Dammit!
posted by jonesor at 6:41 AM on January 8, 2010


Hot air rises...I would think that heating the upstairs would mitigate the heated downstairs air from wanting to rise to fill that cold air in the upper floor, which by doing so is forcing the cold air down to the first floor.
posted by Gungho at 7:02 AM on January 8, 2010


Don't listen to Gungho. That's going to make the problem worse, not better. If one area of your house is too warm, the solution is not to put a heater there so that hot air elsewhere will not "want" to go there because it's "full". It would theoretically slow down the transfer from downstairs to upstairs a little bit, but given that it's, you know, cold outside, this will probably be more than offset by the extra heat you're going to lose because of the increased temperature differential between inside and outside.

The only real solution I see here is to 1) stick more heaters downstairs, and 2) improve your circulation. You might also look into improving the efficiency of your insulation. That's always a good idea.
posted by valkyryn at 7:17 AM on January 8, 2010


Might also want to see if you can chase down air leaks to prevent the colder air from getting in in the first place. Leaks in both the downstairs and upstairs can contribute to the problem. If you have combustion based heaters, be careful about how tightly you seal up the house. Some are designed assuming a leaky house to supply air for combustion.
posted by electroboy at 7:27 AM on January 8, 2010


I don't really care how warm the upstairs gets (other than wasting energy) because we do not use it much. I just want the downstairs warmer.

Maybe this is too obvious, but have you tried turning up the thermostat on the downstairs?
posted by dalesd at 7:43 AM on January 8, 2010


Cranking the heat probably won't fix the problem. If I'm understanding you correctly, you're looking for a quick fix to last a couple of weeks or so, not a big HVAC project. Two ideas:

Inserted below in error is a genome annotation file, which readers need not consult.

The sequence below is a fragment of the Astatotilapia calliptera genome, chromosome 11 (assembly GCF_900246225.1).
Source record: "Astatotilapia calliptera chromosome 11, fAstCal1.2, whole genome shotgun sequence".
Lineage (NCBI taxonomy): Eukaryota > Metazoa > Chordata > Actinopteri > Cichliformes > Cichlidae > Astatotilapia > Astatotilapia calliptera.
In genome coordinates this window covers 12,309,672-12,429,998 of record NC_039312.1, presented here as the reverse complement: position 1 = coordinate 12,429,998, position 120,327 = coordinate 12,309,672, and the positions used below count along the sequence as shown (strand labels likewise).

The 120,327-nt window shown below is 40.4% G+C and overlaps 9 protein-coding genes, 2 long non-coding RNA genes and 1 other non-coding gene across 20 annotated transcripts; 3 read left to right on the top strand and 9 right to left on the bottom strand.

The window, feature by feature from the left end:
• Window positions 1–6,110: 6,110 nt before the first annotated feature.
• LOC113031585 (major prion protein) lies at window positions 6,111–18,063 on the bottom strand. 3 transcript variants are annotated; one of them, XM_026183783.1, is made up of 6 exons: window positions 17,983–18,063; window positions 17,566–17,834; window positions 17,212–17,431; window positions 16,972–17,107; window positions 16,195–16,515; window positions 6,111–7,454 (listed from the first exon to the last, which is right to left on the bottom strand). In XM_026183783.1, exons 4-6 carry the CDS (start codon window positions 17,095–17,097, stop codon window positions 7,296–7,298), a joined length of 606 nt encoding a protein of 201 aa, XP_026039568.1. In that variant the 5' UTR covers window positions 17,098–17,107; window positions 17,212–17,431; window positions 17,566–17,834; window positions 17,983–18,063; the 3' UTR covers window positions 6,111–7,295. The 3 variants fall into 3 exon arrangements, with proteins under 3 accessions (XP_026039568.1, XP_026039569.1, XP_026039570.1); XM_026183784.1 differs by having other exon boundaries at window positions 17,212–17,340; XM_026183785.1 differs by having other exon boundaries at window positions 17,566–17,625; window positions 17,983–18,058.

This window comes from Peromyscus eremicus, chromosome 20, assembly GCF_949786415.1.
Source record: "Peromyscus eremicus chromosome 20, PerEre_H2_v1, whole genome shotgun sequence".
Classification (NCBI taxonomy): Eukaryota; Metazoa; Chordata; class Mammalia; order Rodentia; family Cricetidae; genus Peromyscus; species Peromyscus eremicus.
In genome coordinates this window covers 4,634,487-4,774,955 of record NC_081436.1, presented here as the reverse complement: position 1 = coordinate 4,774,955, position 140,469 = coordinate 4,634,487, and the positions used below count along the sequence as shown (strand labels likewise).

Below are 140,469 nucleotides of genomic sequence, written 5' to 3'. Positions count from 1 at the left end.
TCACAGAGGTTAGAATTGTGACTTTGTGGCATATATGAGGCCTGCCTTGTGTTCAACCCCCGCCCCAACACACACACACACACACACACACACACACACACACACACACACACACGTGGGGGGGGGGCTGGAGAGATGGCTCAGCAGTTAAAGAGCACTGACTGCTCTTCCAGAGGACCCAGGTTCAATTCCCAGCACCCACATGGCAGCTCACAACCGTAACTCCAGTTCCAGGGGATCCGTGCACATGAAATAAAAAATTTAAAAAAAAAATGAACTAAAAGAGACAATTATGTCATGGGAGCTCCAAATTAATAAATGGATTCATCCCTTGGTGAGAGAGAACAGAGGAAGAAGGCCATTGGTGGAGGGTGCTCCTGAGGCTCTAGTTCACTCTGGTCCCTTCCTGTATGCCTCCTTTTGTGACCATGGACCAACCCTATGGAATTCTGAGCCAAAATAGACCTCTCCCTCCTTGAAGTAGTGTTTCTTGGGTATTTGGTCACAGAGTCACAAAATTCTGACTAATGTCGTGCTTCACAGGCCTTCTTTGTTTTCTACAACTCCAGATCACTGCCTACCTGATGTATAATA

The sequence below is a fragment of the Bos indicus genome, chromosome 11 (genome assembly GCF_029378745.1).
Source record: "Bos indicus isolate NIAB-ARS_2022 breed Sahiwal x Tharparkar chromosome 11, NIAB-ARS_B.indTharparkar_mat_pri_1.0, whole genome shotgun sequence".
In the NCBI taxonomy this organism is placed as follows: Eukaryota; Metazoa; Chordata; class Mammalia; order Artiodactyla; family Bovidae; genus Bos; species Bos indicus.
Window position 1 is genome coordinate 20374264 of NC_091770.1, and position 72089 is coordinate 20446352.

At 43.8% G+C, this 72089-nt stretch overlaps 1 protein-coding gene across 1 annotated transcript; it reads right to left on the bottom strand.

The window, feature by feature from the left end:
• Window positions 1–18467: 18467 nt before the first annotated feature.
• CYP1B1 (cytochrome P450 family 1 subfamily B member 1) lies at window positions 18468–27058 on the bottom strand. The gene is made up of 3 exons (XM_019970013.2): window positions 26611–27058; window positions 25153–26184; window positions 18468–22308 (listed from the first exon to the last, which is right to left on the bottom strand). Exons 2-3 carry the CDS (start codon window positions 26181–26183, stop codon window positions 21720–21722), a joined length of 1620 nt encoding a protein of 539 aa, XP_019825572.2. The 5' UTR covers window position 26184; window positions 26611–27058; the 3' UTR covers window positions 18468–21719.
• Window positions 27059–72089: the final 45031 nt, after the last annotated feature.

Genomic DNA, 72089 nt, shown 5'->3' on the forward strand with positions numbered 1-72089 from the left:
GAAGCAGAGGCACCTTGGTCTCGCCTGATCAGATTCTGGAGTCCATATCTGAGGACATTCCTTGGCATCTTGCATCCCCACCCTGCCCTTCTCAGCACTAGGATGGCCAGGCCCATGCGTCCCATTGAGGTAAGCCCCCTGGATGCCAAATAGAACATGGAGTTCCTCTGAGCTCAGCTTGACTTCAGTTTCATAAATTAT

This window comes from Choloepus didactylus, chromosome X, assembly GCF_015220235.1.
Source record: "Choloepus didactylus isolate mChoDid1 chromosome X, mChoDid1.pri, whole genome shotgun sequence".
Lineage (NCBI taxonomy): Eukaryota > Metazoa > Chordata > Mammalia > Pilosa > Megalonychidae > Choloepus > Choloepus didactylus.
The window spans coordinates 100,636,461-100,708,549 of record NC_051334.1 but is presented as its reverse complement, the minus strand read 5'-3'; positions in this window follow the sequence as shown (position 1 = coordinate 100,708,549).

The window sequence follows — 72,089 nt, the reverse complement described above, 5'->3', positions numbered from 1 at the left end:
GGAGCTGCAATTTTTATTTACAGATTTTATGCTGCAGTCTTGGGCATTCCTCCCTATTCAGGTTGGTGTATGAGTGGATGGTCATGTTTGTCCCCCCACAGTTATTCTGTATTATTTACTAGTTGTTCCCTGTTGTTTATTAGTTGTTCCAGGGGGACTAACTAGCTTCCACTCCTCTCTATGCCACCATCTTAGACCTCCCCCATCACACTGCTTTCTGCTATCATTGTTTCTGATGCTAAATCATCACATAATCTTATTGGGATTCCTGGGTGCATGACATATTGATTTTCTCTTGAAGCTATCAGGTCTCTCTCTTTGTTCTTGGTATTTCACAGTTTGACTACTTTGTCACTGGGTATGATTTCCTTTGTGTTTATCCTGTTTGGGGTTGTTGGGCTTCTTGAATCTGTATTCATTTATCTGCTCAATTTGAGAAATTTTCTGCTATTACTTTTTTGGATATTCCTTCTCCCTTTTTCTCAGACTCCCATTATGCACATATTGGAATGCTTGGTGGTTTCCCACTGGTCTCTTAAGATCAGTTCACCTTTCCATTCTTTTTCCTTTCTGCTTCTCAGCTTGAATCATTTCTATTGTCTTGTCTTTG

1. Use door fans to move the heat downstairs. Put them in the stairwell and anywhere else that you think is transmitting heat. There are plenty of different kinds and sizes of door-fan, and they're cheap enough to buy several. When it gets hot in the summer, you can reverse them to circulate the cool air upstairs.

2. Get something -- anything -- over those big windows. You're probably right about the plastic -- it's a huge pain to put up, especially if you're going to be taking it down again in two weeks -- but you can use what you've got. Close the blinds, close the curtains, hang a second curtain on the rod, whatever. In my house, I've actually clipped a blanket to the curtain rod for the window closest to my bed, and it works really well. If you don't want to block all the light, you can leave the top foot or two of window uncovered.

3. Space heaters. This is not a great option, but if you can't get that main room warm any other way, invest in a space heater and crank 'er up.

4. Last but not least: wear a sweater. It's what my mom always told me and it actually works.

Items #1 and #2 together will probably make an enormous difference. Good luck!
posted by ourobouros at 7:49 AM on January 8, 2010


Can your heater fans be turned on, even if your heat isn't? Our central heat system can be set to turn on only the fans, which helps to even out the temperature around the house.
posted by markblasco at 8:03 AM on January 8, 2010